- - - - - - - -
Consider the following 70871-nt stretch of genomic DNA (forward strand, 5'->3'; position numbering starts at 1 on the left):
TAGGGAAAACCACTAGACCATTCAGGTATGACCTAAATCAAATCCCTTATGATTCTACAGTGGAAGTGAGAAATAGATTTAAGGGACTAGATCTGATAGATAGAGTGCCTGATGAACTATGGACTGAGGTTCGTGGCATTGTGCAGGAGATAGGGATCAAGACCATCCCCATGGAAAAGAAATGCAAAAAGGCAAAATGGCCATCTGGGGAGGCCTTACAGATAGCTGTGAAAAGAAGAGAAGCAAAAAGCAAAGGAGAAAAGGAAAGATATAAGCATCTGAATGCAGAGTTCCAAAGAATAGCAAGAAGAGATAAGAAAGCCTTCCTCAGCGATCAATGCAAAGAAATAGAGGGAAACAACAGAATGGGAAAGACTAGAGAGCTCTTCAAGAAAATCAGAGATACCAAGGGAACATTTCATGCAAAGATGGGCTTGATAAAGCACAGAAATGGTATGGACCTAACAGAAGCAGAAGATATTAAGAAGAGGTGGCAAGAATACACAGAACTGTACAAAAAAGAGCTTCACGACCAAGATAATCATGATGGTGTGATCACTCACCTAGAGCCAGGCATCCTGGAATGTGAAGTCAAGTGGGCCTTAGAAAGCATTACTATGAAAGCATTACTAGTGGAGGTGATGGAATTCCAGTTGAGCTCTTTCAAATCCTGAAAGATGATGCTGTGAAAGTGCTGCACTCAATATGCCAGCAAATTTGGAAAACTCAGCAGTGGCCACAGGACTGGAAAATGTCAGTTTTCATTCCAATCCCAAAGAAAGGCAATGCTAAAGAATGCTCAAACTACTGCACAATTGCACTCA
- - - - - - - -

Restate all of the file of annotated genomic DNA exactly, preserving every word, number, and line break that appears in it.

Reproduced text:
Consider the following 70871-nt stretch of genomic DNA (forward strand, 5'->3'; position numbering starts at 1 on the left):
TAGGGAAAACCACTAGACCATTCAGGTATGACCTAAATCAAATCCCTTATGATTCTACAGTGGAAGTGAGAAATAGATTTAAGGGACTAGATCTGATAGATAGAGTGCCTGATGAACTATGGACTGAGGTTCGTGGCATTGTGCAGGAGATAGGGATCAAGACCATCCCCATGGAAAAGAAATGCAAAAAGGCAAAATGGCCATCTGGGGAGGCCTTACAGATAGCTGTGAAAAGAAGAGAAGCAAAAAGCAAAGGAGAAAAGGAAAGATATAAGCATCTGAATGCAGAGTTCCAAAGAATAGCAAGAAGAGATAAGAAAGCCTTCCTCAGCGATCAATGCAAAGAAATAGAGGGAAACAACAGAATGGGAAAGACTAGAGAGCTCTTCAAGAAAATCAGAGATACCAAGGGAACATTTCATGCAAAGATGGGCTTGATAAAGCACAGAAATGGTATGGACCTAACAGAAGCAGAAGATATTAAGAAGAGGTGGCAAGAATACACAGAACTGTACAAAAAAGAGCTTCACGACCAAGATAATCATGATGGTGTGATCACTCACCTAGAGCCAGGCATCCTGGAATGTGAAGTCAAGTGGGCCTTAGAAAGCATTACTATGAAAGCATTACTAGTGGAGGTGATGGAATTCCAGTTGAGCTCTTTCAAATCCTGAAAGATGATGCTGTGAAAGTGCTGCACTCAATATGCCAGCAAATTTGGAAAACTCAGCAGTGGCCACAGGACTGGAAAATGTCAGTTTTCATTCCAATCCCAAAGAAAGGCAATGCTAAAGAATGCTCAAACTACTGCACAATTGCACTCA